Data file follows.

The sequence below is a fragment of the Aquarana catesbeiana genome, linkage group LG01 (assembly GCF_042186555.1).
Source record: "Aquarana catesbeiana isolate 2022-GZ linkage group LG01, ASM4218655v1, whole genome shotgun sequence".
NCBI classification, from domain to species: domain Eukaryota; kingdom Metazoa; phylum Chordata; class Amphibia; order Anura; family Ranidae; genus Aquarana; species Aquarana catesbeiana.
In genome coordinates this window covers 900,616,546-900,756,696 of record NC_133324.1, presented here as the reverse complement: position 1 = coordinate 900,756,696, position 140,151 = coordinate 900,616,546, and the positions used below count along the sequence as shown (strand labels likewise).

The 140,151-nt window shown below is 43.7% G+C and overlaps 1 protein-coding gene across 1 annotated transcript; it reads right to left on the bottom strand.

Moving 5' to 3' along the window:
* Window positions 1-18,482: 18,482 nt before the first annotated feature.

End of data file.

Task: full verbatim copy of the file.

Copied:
The sequence below is a fragment of the Aquarana catesbeiana genome, linkage group LG01 (assembly GCF_042186555.1).
Source record: "Aquarana catesbeiana isolate 2022-GZ linkage group LG01, ASM4218655v1, whole genome shotgun sequence".
NCBI classification, from domain to species: domain Eukaryota; kingdom Metazoa; phylum Chordata; class Amphibia; order Anura; family Ranidae; genus Aquarana; species Aquarana catesbeiana.
In genome coordinates this window covers 900,616,546-900,756,696 of record NC_133324.1, presented here as the reverse complement: position 1 = coordinate 900,756,696, position 140,151 = coordinate 900,616,546, and the positions used below count along the sequence as shown (strand labels likewise).

The 140,151-nt window shown below is 43.7% G+C and overlaps 1 protein-coding gene across 1 annotated transcript; it reads right to left on the bottom strand.

Moving 5' to 3' along the window:
* Window positions 1-18,482: 18,482 nt before the first annotated feature.